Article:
Recipe: Hazelnut cake

By Rosalind Rathouse, April 15, 2011

Long before carrot cakes were in vogue, my mother invented this wonderful hazelnut cake. She realised that adding finely grated carrot to the finely chopped nuts produced a beautifully moist cake.

If you don't grease the tin, the cake clings better, and rises beautifully.

Don't panic - when cool it comes away easily from the sides of the tin.

Do remember to place a piece of greaseproof paper or bakewell at the bottom of the tin to stop sticking there.

For a rich dessert, I top the cake with a dark chocolate ganache. My Mum used a thin rum icing drizzled over the top which is also delicious, not so rich - and parve.


● 5 eggs, separated
● 90g caster sugar
● pinch salt
● 250g ground hazel nuts - finely ground but not to a paste
● 1 large finely grated carrot (250g)
● a squeeze of lemon juice

Chocolate Ganache (optional)
● 250g dark chocolate, broken into pieces
● 250ml double cream

Icing (optional):
● 250g icing sugar
● few drops boiling water
● 1 tspn rum


● Grease and paper the base of a 23cm springform tin and heat the oven to 180C.
● Beat the yolks, sugar and salt until snow white and moussey and fold in the ground hazelnuts and then the grated carrot.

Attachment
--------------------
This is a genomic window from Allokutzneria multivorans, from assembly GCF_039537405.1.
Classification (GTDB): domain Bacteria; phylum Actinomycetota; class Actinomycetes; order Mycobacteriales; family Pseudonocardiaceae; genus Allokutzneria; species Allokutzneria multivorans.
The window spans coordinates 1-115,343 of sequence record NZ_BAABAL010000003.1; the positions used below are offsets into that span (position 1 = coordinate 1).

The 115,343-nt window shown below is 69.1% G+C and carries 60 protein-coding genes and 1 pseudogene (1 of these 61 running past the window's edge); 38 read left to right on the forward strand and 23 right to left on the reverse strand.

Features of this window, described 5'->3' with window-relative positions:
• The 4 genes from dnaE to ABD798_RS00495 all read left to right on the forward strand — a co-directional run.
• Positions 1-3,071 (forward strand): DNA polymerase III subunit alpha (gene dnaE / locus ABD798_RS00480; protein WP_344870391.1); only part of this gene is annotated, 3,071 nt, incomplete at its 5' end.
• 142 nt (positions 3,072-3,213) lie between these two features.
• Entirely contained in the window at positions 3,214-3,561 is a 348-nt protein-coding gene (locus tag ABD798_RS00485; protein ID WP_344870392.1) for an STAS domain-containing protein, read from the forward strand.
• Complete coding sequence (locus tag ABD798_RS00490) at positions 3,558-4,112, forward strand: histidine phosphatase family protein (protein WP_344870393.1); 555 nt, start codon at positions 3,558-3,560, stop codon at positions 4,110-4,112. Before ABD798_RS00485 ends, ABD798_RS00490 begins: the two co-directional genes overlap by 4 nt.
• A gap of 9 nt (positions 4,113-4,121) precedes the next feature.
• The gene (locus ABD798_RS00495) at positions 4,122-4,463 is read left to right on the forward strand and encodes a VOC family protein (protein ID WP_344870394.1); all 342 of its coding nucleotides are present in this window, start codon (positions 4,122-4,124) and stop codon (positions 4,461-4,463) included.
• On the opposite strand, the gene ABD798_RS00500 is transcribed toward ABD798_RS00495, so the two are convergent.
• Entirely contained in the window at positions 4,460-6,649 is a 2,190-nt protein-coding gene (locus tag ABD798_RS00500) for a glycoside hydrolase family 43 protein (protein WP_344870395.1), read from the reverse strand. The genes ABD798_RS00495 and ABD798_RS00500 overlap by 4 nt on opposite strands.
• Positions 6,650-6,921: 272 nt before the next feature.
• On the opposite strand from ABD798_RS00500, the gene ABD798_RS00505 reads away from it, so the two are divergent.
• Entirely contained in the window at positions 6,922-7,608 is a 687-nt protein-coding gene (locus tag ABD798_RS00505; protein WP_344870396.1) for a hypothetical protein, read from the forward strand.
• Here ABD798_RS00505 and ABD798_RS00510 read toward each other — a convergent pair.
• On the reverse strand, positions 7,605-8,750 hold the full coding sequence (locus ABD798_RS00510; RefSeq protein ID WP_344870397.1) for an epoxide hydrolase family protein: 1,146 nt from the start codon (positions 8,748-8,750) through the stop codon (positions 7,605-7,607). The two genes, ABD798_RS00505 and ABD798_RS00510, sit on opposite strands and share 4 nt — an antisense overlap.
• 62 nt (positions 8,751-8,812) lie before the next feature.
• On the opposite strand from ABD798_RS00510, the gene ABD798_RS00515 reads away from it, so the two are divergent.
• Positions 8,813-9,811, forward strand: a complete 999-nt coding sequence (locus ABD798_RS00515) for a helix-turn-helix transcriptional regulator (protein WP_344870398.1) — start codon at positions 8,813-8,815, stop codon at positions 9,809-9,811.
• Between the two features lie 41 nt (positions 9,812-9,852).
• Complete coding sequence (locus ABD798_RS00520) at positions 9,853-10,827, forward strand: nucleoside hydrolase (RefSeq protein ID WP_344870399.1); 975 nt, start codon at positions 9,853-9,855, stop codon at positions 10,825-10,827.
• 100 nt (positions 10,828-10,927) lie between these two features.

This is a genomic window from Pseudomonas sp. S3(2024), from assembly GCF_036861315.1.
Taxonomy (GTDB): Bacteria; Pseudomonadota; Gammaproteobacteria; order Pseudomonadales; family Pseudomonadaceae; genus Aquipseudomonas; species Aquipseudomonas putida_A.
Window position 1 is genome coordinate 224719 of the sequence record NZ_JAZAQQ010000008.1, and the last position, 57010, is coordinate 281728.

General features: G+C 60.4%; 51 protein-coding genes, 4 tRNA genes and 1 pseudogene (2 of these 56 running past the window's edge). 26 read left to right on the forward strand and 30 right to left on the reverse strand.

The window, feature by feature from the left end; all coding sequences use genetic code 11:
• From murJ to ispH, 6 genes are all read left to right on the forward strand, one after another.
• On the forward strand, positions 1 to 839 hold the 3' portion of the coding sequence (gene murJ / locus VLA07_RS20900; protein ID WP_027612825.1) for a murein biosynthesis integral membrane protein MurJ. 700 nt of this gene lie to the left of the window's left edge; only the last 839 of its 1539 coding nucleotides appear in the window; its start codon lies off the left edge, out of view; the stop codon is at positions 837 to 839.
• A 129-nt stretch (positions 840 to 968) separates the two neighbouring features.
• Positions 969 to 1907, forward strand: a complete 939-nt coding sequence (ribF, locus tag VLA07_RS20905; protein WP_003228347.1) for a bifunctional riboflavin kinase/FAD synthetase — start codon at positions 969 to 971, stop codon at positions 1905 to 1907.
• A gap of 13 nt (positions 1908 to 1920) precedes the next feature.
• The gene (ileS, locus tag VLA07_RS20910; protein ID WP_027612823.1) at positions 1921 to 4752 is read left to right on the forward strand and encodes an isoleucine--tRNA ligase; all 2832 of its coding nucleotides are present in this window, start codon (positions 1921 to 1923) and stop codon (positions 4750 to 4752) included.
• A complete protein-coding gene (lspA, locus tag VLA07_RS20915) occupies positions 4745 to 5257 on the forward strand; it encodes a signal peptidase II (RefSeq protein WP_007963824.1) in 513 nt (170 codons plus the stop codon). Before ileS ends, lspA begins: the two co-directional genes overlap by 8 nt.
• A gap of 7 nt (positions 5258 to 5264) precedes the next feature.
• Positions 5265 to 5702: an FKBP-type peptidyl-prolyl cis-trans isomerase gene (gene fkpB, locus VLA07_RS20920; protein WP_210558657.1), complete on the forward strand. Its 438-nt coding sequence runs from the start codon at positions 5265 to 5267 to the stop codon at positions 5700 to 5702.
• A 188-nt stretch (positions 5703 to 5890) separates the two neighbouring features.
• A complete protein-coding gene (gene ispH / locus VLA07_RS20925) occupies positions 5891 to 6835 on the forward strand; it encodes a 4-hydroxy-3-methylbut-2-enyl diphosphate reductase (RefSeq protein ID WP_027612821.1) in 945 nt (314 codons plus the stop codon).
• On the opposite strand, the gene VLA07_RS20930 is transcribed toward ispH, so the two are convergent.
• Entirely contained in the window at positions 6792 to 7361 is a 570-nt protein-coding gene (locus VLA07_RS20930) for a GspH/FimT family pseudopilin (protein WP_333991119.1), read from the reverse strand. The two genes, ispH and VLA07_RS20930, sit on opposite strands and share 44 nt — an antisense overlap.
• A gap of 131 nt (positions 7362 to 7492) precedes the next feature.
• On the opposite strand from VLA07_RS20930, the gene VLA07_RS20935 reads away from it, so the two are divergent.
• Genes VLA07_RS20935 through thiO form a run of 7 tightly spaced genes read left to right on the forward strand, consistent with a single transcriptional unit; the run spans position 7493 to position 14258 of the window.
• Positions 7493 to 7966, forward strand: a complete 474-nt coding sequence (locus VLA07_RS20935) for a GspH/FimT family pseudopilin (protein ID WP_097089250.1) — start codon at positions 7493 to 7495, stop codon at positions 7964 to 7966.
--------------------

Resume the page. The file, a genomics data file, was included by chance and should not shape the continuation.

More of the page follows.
● Beat the egg whites until foamy. Add the squeeze of lemon juice and beat until stiff. Gently fold the beaten egg whites into the egg yolk mixture.
● Pour into the tin, heaping the mixture in the centre.
● Bake in oven for up to 1 hour - check after 45 minutes.
● Remove from oven and cool completely before icing.
● Make the rum icing by mixing the icing sugar with the rum and a few drops of boiling water. It should have a thin spreading consistency. Spread thinly over the cake, allowing the icing to drip over the edges. It will harden as it dries.
● For the ganache, bring the cream to scorching point (just before it boils) and pour over the chocolate in a heatproof bowl. Whisk to combine until the mixture is smooth and shiny. Spread over the cake once it has thickened a little – which it will as it cools.

Rosalind Rathouse is the owner of Cookery School at Little Portland Street, London

Last updated: 2:45pm, May 10 2011